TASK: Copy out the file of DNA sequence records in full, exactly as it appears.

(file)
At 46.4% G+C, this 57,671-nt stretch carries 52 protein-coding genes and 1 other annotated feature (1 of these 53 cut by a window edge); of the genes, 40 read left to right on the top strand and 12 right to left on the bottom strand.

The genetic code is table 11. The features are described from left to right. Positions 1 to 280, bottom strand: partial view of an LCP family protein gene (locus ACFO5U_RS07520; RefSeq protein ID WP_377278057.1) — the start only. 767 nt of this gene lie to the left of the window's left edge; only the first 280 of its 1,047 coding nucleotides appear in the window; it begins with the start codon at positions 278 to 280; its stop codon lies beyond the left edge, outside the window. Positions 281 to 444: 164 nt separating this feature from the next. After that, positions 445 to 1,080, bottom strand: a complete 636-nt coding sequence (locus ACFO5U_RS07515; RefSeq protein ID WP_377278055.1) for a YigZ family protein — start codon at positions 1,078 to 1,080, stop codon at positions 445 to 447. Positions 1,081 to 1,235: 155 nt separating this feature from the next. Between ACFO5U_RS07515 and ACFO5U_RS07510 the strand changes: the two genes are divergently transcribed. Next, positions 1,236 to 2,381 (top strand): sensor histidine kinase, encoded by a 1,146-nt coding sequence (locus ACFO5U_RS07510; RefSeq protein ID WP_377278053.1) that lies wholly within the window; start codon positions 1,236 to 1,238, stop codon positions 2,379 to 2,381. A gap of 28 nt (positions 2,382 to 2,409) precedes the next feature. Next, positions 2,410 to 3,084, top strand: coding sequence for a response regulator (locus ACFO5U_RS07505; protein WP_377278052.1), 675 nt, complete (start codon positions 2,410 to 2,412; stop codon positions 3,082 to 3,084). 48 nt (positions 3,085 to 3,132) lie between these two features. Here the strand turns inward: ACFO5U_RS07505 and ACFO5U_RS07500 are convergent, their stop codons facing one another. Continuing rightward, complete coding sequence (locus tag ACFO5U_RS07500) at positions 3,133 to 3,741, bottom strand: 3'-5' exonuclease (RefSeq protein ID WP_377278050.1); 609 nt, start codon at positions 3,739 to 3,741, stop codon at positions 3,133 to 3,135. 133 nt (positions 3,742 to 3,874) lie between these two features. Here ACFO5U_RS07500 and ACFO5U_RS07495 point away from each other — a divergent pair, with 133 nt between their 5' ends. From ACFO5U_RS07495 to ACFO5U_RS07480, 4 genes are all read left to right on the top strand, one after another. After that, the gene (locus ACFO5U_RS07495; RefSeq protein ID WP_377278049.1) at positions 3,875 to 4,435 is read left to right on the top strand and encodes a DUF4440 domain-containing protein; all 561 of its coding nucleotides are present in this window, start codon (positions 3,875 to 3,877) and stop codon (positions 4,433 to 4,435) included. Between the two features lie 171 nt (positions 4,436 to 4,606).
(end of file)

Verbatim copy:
At 46.4% G+C, this 57,671-nt stretch carries 52 protein-coding genes and 1 other annotated feature (1 of these 53 cut by a window edge); of the genes, 40 read left to right on the top strand and 12 right to left on the bottom strand.

The genetic code is table 11. The features are described from left to right. Positions 1 to 280, bottom strand: partial view of an LCP family protein gene (locus ACFO5U_RS07520; RefSeq protein ID WP_377278057.1) — the start only. 767 nt of this gene lie to the left of the window's left edge; only the first 280 of its 1,047 coding nucleotides appear in the window; it begins with the start codon at positions 278 to 280; its stop codon lies beyond the left edge, outside the window. Positions 281 to 444: 164 nt separating this feature from the next. After that, positions 445 to 1,080, bottom strand: a complete 636-nt coding sequence (locus ACFO5U_RS07515; RefSeq protein ID WP_377278055.1) for a YigZ family protein — start codon at positions 1,078 to 1,080, stop codon at positions 445 to 447. Positions 1,081 to 1,235: 155 nt separating this feature from the next. Between ACFO5U_RS07515 and ACFO5U_RS07510 the strand changes: the two genes are divergently transcribed. Next, positions 1,236 to 2,381 (top strand): sensor histidine kinase, encoded by a 1,146-nt coding sequence (locus ACFO5U_RS07510; RefSeq protein ID WP_377278053.1) that lies wholly within the window; start codon positions 1,236 to 1,238, stop codon positions 2,379 to 2,381. A gap of 28 nt (positions 2,382 to 2,409) precedes the next feature. Next, positions 2,410 to 3,084, top strand: coding sequence for a response regulator (locus ACFO5U_RS07505; protein WP_377278052.1), 675 nt, complete (start codon positions 2,410 to 2,412; stop codon positions 3,082 to 3,084). 48 nt (positions 3,085 to 3,132) lie between these two features. Here the strand turns inward: ACFO5U_RS07505 and ACFO5U_RS07500 are convergent, their stop codons facing one another. Continuing rightward, complete coding sequence (locus tag ACFO5U_RS07500) at positions 3,133 to 3,741, bottom strand: 3'-5' exonuclease (RefSeq protein ID WP_377278050.1); 609 nt, start codon at positions 3,739 to 3,741, stop codon at positions 3,133 to 3,135. 133 nt (positions 3,742 to 3,874) lie between these two features. Here ACFO5U_RS07500 and ACFO5U_RS07495 point away from each other — a divergent pair, with 133 nt between their 5' ends. From ACFO5U_RS07495 to ACFO5U_RS07480, 4 genes are all read left to right on the top strand, one after another. After that, the gene (locus ACFO5U_RS07495; RefSeq protein ID WP_377278049.1) at positions 3,875 to 4,435 is read left to right on the top strand and encodes a DUF4440 domain-containing protein; all 561 of its coding nucleotides are present in this window, start codon (positions 3,875 to 3,877) and stop codon (positions 4,433 to 4,435) included. Between the two features lie 171 nt (positions 4,436 to 4,606).